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‘Grand Theft Auto 5’ publisher Rockstar learns what happens when you mess with PC gamers

grand theft auto 5 mods

Grand Theft Auto V is one of the largest open world games ever created, with a compelling crime story spanning the lives of three playable characters and incredible attention to detail. It holds one of the highest professional review scores ever, with universal acclaim for all of its iterations from Xbox 360 through PlayStation 4 and PC. However, on the Steam store — the go-to marketplace for all PC gamers — its aggregate user review score is classified as “Overwhelmingly Negative.” Here’s why.

Grand Theft Auto V debuted on PC in early 2015, a year and a half after its launch on PlayStation 3 and Xbox 360, and about six months after the game was ported to the PlayStation 4 and Xbox One. It’s no spring chicken, and the game has by all accounts been a huge success for developer Rockstar and its parent company Take-Two Interactive.

But PC gamers are an interesting lot, and are rarely satisfied with games as the developer had intended them to be. Modding games is a massively popular pastime and a growing sub-industry of PC gaming, and as one of the most popular titles around, GTA5 was bound to get its fair share of attention from modders.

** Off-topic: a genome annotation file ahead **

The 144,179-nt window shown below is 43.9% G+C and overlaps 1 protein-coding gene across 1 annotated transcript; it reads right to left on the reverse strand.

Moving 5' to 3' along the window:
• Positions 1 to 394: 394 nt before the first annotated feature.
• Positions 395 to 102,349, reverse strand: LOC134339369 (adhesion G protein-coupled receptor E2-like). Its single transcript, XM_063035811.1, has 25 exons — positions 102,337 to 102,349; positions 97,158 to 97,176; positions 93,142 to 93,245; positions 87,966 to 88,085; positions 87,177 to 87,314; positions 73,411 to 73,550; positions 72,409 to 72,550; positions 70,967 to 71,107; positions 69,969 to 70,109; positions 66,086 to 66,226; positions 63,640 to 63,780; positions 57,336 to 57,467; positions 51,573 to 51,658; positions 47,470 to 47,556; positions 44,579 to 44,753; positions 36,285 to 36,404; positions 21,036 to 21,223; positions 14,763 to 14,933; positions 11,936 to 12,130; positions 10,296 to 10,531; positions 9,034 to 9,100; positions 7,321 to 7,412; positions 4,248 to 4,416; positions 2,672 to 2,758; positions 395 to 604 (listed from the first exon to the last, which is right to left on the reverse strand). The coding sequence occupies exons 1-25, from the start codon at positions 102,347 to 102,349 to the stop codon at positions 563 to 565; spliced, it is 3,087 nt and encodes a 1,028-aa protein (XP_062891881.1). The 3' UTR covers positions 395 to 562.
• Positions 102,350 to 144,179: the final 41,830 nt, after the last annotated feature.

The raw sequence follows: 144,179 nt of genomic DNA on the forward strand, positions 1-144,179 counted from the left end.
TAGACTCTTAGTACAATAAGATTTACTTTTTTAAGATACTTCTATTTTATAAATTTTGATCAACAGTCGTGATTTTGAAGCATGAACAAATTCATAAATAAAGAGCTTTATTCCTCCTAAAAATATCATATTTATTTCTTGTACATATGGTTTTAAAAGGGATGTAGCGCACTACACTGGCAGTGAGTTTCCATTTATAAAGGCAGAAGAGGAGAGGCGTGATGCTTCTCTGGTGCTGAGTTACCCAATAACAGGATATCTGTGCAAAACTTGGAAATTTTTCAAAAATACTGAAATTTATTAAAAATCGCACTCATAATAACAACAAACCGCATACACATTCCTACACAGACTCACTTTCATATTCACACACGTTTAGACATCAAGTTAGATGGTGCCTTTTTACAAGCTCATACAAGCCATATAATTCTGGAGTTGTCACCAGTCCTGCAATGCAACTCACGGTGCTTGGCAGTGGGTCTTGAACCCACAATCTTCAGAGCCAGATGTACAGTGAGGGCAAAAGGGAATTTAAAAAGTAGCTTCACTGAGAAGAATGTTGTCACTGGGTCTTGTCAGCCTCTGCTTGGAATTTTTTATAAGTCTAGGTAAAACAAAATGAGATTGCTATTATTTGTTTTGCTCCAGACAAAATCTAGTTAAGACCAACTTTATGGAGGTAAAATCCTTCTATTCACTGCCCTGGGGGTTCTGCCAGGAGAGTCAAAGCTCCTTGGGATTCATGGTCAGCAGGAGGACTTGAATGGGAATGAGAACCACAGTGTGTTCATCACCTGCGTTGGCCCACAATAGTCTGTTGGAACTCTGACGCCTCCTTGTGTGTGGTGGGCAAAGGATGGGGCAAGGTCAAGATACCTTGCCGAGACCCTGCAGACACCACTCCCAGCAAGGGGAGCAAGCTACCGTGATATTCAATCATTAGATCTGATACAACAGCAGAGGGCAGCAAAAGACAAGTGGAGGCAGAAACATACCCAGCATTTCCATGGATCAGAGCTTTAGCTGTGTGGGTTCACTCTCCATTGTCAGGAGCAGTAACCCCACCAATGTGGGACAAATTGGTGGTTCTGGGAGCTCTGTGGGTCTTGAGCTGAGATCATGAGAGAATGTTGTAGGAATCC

In recent months, roleplaying servers began to pop up — where players act as actual characters and interact with each other in complex ways that aren’t achievable in GTA5‘s standard online game modes. These RP servers, based on a modded version of the GTA Online platform, have taken off on Twitch, and breathed lots of new life into the aging crime game. Overall playtime has risen, with more players buying the game and diving in for a different kind of GTA experience.

You’d think that, being a business and all, Take-Two would have been quite happy with an increase in players and increased sales, especially since they didn’t do any of the work to make that all happen. But they weren’t. The company launched legal attacks against OpenIV — one of the primary frameworks on which several mods are based — and forced them to shut down.

Within hours of learning the news, players began bombarding the GTA5 listing on Steam with negative user reviews. The reaction was so fierce that it actually managed to tank the game’s overall rating from “Overwhelming Positive” to “Mixed,” with the summary of recent reviews showing up as “Overwhelmingly Negative,” the lowest possible review classification Steam has.

Rockstar eventually released a statement saying that it has spoken to Take-Two and suggested that they lay off the modding community. Take-Two also addressed the outcry, stating that it acted as it did because it believed OpenIV was allowing malicious mods to be used by players in online settings. The company subsequently loosened its restrictions slightly, allowing OpenIV to roll out a new update of its software without issue, but the question over how hostile new mods will be treated moving forward is continuing to cause dissent from gamers, and there’s no telling whether or not the game’s Steam rating can ever recover.